Five Questions With… Zach Wahls

I was lucky enough to meet Zach Wahls at a recent fundraiser and awards gala for Fair Wisconsin. He gave such an amazing talk and was such a cool guy that I couldn’t help but ask him a few things.

Zach Wahls: My Two Moms(And how can you not love the adorable cover of his book? It’s good, too. )

1)      You are sometimes referred to as an “ally” of the larger LGBTQ communities but I don’t think you see yourself that way. Can you talk a little about what it means for you to be called an ally as opposed to being a community member?

I’m most often referred to as a “straight ally” by both the public and members of the LGBTQ community. And that’s usually fine, I don’t correct people or feel that it’s necessary for me to do so. But personally, I don’t feel as though I’m truly an “ally” because, in my mind, I’m a member of the LGBTQ community even though I’m not, personally, LGBTQ-identified. I know that the last thing any of us want to do is add another letter to the acronym, but the reality is that I do feel as though I’m a member of the community. Like LGBTQ people, I was born into this community. Like LGBTQ people, I have felt the shame and humiliation of being in the closet. Like LGBTQ people, I am regularly stigmatized by those who oppose LGBTQ rights as inferior, defective and sinful. The parallels are not perfect, of course, but as a community, we need to figure out a way to create spaces and community for those of us who have grown up with queer parents. So, to be clear, it’s not that I’m LGBTQ-identified, but that I feel the LGBTQ community includes its children, and that, to the extent that that’s true, kids like me are a part of the community.

2)      Absolutely. I feel the same way as the partner of a trans person. Sadly, we don’t have as cool a term as “queerspawn”, which you mentioned offends plenty but does so for very good reasons. I would love to hear more about how you use the word and why.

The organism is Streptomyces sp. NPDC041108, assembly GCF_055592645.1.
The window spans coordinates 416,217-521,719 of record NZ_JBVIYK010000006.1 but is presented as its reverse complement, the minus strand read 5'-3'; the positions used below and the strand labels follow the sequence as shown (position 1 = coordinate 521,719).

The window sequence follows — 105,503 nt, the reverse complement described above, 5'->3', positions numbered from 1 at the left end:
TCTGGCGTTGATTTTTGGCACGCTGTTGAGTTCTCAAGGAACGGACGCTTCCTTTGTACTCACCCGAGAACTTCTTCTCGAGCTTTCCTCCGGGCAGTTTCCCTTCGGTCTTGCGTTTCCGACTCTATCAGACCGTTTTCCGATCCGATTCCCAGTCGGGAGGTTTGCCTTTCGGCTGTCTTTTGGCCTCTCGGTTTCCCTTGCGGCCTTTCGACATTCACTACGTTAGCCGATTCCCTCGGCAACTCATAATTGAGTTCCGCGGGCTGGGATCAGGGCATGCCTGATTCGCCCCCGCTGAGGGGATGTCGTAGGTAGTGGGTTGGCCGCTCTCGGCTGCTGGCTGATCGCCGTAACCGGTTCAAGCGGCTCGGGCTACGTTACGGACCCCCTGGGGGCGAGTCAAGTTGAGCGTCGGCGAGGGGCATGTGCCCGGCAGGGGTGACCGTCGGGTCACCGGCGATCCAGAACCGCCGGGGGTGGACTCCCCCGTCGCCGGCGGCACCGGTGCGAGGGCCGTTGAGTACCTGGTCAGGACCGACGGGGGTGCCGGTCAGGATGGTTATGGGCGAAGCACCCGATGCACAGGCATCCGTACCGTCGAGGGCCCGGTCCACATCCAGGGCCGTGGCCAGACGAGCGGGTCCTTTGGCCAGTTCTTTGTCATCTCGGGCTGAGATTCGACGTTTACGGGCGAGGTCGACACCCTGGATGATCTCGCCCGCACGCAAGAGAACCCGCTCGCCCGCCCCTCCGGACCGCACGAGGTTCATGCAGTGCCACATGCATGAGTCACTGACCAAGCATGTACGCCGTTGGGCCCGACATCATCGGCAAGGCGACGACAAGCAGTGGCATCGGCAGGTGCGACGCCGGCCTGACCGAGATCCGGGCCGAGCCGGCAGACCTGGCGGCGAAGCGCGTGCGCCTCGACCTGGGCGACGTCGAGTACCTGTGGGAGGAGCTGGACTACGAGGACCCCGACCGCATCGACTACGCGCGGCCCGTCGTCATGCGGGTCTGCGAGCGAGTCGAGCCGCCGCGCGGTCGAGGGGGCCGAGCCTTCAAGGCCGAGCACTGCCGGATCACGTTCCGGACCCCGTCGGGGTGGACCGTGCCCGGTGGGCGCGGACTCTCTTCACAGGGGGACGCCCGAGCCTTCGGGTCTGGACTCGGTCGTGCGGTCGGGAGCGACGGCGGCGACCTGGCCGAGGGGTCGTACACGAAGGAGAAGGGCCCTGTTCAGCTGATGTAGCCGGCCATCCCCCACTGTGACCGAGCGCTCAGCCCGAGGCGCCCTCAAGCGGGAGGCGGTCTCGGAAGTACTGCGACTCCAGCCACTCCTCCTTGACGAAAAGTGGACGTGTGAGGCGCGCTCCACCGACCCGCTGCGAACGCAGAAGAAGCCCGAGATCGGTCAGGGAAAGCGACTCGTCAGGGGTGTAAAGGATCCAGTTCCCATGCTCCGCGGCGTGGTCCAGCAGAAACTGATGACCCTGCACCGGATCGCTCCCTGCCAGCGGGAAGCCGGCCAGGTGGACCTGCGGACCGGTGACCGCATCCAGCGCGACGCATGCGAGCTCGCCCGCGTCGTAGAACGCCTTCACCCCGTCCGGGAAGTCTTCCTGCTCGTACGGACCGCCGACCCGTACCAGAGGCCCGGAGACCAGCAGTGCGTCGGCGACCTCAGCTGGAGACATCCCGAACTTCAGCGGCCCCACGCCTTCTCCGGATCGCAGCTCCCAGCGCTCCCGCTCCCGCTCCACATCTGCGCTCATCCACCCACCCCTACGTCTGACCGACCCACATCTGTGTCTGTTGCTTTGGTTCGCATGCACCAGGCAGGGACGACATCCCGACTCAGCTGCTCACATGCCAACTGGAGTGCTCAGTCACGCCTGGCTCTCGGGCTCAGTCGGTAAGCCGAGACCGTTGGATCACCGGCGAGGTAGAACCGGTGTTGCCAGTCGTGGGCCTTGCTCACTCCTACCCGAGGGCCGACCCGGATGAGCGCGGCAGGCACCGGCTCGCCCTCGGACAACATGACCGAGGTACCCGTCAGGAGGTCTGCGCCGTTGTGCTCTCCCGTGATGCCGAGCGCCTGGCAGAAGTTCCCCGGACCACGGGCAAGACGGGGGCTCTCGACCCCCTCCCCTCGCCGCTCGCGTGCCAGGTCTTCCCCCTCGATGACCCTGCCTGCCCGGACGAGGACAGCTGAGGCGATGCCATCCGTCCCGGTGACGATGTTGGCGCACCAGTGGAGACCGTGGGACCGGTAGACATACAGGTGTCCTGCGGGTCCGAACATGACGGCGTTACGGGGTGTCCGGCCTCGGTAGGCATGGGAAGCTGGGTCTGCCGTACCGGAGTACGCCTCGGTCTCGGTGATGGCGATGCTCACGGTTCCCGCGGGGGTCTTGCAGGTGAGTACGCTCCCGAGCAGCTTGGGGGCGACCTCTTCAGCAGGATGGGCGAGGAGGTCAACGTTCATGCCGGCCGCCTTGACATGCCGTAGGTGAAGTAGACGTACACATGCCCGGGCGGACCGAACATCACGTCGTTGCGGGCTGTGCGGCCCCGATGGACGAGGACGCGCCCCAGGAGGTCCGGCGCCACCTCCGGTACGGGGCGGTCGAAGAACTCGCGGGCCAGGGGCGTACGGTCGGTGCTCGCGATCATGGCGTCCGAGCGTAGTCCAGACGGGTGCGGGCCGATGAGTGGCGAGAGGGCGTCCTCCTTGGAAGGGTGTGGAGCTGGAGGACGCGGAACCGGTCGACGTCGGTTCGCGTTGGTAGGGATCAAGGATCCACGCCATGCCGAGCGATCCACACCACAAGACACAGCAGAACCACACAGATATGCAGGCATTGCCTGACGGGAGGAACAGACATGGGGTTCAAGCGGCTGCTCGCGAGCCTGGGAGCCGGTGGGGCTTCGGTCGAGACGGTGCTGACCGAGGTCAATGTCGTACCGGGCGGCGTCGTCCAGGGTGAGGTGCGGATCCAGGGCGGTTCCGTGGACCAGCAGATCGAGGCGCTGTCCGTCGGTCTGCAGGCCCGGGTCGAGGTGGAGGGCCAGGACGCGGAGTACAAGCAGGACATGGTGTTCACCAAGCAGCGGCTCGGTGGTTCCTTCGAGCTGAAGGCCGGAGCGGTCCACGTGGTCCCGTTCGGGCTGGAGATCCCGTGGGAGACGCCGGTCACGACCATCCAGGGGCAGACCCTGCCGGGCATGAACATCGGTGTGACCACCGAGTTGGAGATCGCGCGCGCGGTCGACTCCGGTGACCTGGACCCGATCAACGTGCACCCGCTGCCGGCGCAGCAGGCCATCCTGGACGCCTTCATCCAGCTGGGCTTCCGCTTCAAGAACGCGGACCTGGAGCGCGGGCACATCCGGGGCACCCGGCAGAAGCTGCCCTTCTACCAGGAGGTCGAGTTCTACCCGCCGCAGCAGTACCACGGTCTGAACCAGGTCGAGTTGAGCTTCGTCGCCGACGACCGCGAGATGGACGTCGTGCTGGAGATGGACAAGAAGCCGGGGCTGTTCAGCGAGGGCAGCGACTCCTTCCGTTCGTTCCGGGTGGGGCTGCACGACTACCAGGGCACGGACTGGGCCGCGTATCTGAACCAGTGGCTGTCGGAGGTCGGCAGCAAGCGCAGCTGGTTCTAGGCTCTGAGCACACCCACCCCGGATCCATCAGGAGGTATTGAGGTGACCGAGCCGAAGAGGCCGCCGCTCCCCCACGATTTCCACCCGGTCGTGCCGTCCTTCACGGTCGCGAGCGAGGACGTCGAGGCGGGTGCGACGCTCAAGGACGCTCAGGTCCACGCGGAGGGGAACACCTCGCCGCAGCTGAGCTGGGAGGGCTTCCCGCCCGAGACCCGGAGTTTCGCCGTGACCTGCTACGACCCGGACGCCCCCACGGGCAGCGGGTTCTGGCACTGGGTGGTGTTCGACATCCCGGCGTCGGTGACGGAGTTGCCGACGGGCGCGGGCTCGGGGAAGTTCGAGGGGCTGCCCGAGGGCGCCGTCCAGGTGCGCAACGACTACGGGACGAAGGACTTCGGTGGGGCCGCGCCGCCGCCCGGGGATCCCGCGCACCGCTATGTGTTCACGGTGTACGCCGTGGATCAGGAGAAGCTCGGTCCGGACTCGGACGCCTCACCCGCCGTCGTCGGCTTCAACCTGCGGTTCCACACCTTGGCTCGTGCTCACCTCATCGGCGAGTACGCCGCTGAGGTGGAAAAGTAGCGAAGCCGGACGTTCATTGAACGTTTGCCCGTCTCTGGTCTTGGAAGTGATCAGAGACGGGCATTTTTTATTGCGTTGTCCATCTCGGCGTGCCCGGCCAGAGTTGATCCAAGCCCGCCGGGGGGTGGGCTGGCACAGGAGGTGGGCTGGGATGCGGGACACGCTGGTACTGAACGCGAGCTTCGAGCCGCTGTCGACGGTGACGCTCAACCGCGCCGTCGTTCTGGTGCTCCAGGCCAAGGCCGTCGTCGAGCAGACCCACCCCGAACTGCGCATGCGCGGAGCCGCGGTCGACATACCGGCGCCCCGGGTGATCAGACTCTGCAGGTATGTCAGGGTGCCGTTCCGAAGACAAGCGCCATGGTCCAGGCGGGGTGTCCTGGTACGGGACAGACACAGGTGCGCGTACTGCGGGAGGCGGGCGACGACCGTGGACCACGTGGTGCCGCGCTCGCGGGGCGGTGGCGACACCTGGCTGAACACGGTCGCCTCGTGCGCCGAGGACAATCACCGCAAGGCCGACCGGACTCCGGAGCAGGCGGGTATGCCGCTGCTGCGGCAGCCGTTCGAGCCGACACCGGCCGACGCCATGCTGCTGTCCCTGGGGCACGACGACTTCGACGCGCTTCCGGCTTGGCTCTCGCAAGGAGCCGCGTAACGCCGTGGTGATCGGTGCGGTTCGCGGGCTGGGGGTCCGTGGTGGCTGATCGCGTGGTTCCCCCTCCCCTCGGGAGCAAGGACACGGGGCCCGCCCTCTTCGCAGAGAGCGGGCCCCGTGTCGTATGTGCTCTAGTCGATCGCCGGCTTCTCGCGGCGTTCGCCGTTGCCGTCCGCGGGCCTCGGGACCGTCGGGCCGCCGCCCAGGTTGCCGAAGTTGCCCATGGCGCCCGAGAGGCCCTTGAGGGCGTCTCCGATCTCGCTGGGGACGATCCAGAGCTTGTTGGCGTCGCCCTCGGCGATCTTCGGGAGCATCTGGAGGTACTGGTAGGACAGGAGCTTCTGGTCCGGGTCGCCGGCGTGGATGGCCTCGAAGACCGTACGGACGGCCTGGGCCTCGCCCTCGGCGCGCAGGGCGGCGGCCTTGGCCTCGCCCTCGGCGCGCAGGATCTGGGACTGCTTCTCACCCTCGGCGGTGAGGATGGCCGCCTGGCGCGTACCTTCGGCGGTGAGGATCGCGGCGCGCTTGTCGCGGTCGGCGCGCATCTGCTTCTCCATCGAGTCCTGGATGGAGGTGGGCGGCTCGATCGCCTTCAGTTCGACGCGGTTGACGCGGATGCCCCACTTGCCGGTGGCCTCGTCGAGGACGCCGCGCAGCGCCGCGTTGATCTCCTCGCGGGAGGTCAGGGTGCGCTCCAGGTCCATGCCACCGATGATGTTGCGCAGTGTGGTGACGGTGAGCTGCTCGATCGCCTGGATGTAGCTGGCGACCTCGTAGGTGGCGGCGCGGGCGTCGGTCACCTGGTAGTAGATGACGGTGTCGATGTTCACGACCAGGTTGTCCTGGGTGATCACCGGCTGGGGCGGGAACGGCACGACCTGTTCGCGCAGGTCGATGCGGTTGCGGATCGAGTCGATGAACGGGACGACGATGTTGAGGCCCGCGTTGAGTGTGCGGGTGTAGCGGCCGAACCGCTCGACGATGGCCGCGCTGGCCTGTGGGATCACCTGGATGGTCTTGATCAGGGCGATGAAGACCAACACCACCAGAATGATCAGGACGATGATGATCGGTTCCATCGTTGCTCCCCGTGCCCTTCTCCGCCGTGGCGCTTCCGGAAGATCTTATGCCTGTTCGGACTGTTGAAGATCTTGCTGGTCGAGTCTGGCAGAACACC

Ahhh. The word “queerspawn.” I think anytime we hear the word “spawn,” we tend to word associate to things like insects and Satan’s spawn, so the connotations, immediately, are often negative. Add “queer” to the front of it–a word that, despite its reclamation by the community–still makes plenty of people uncomfortable. I’ve gotten plenty of angry e-mails from older LGBTQ folks demanding to know why I used the word in various pieces of writing. I tend to use the word in safe, queer-friendly spaces. Outside of such spaces, it can often be misinterpreted. Usually, I think it’s used to describe anybody with an LGBTQ parent or parents. At least, that’s how I use it. And while the word definitely made me a little uncomfortable at first–I think it offended my Midwestern sensibilities–it has definitely grown on me. And I think that’s an interesting metaphor for Queerspawn as a demographic. At first, we made society at large very uncomfortable. But then we got a little older, people got a little more familiar with who we are, and they realized that they didn’t have anything to be afraid of.

3)     I love the way you rock white male privilege on behalf of marriage equality. Can you talk a little to what it’s like being “that guy who speaks in favor of marriage equality”? Do you find other men your age reluctant to be in favor of gay rights or feminism or the like?

Again, this is a really interesting intersection. As a straight, white, cisgender, upper-middle class man from Iowa, I’ve got more privilege than I know what to do with. But as the son of a same-sex couple who witnessed, time and time again, my family experience prejudice as a result of homophobia, those experiences shaped me in really, really intimate ways, and so I think I have a better understanding of just how dangerous that fear is and the deleterious effects it has on society.

Being “that guy” is something I’m okay with. I was “that guy” in high school for having two moms. There are definitely not nearly as many guys who are fighting for this cause, though. I spend a lot of my time speaking at college campuses, and I’d say that my audiences are usually 80-90% female. That being said, the audiences for *any* college lecture tend, I’ve been told, to skew heavily female. I think that we have two separate things to blame here.

First, of course, there’s the idea that standing up for LGBTQ rights is something that “real men” don’t do because LGBTQ people aren’t “real” people whose rights are worth defending, in the same way that very few men self-identify as feminists.